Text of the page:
Different for girls

<p>Walk into any bookshop and you'll see some big names on the shelves this autumn&mdash;a new Alex Rider from Anthony Horowitz, Charlie Higson's <i>The Enemy</i> and Darren Shan's Demonata finale, as well as the wonderfully funny <i>Wimpy Kid</i> by Jeff Kenny and Michael Morpurgo's jungle adventure story, <i>Running Wild</i>.</p>
<p>But where, in this wealth of storytelling, are the books for girls? What has happened to the books that explore friends and families, girls' lives and adventures? Are they not being published, are they not being written, or are they not being 'seen'? While teens are well provided for, girl readers aged eight to 11 or 12 years are not, and we should be asking, why?</p>
<p>The fact that girls will pick up 'boy' books, but boys won't be seen dead reading a girl's book, has gone against girls. A girl lead character will exclude boy readers, so a lead boy character with a girl sidekick has become the norm in much of children's fiction, giving a book the widest possible appeal.</p>
<p>Author Catherine Johnson, who helped select the books for this year's Booked Up selection for Year 7 pupils, was critical about the choice that faced the panel. &ldquo;The books we read seemed so homogenous, there were very few that reflected life and the ones that did really stood out,&rdquo; she said, adding, &ldquo;And where are the girl books? We did find some, but we really had to trawl around to get them. Where are the great role models for girls?&rdquo;</p>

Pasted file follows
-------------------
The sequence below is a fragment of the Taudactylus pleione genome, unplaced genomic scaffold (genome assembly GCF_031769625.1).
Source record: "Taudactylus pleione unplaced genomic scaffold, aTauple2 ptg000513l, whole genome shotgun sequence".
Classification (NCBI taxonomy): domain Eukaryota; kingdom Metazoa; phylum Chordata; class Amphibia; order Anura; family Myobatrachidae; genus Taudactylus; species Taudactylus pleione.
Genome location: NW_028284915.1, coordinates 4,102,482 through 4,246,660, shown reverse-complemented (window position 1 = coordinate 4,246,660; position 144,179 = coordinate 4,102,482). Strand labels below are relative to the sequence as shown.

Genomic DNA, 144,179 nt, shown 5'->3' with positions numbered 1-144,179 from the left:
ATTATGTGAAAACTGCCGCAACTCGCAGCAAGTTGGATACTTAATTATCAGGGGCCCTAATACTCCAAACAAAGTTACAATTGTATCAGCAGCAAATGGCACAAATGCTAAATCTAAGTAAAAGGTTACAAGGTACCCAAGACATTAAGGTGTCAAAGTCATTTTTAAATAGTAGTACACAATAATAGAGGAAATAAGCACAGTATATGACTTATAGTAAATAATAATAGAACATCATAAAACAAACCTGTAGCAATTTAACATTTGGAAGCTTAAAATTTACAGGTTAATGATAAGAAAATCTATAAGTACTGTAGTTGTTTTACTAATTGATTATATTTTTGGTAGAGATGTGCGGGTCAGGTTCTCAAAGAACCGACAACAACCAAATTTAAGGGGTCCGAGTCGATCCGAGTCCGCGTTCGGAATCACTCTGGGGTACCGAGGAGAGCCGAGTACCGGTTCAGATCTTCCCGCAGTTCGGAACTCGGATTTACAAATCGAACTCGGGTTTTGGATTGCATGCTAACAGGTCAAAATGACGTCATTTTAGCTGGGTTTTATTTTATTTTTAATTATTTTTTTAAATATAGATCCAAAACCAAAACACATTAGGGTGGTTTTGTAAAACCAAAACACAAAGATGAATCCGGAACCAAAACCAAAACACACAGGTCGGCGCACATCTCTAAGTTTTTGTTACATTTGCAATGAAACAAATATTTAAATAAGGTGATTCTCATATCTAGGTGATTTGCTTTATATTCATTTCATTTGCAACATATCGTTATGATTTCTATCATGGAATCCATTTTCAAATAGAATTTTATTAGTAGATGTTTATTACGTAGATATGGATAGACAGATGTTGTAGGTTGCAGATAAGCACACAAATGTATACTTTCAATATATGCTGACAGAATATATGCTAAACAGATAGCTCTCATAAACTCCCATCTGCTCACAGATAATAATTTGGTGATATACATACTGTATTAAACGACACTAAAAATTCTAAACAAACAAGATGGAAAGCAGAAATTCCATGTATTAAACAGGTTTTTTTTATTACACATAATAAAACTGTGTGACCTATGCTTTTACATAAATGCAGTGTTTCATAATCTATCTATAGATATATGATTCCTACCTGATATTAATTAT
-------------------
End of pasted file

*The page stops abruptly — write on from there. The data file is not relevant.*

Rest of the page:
<p>Of the 12 books finally selected for Booked Up, three are by female writers and only one is clearly a 'girl' read. This trend is also reflected in today's children's book awards. Of the seven titles selected for this year's Carnegie Medal shortlist, for example, just two were by women writers (Kate Thompson and Siobhan Dowd) and not one shortlisted novel had a female lead. It's a similar picture in the recently-announced shortlist for the Roald Dahl Funny Prize.</p>
<p>Jacqueline Wilson, whose <i>Hetty Feather</i> is also published this autumn, believes that girls need 'girl' books. &ldquo;Girls will still read 'boy' books, but here is a caring quality and imaginativeness about girls that you won't find in books about boys jumping out of aeroplanes,&rdquo; she said. &ldquo;I think that girls like to read about friendships and those things that girls talk about like clothes, parties and pets. The domestic side of things is still quite important to girls.&rdquo;</p>
<p>Hilary McKay's newly-launched <i>Wishing for Tomorrow</i> revisits the old-fashioned world of <i>A Little Princess </i>(Frances Hodgson Burnett) and gave me a glimpse back into girls' lives and their friendships, the minutiae of day-to-day events, a focus on caring and being imaginative &mdash;all those things that it is so hard to find in today's bestsellers. I wondered how much today's girls are missing out by not having these stories for themselves? <br />
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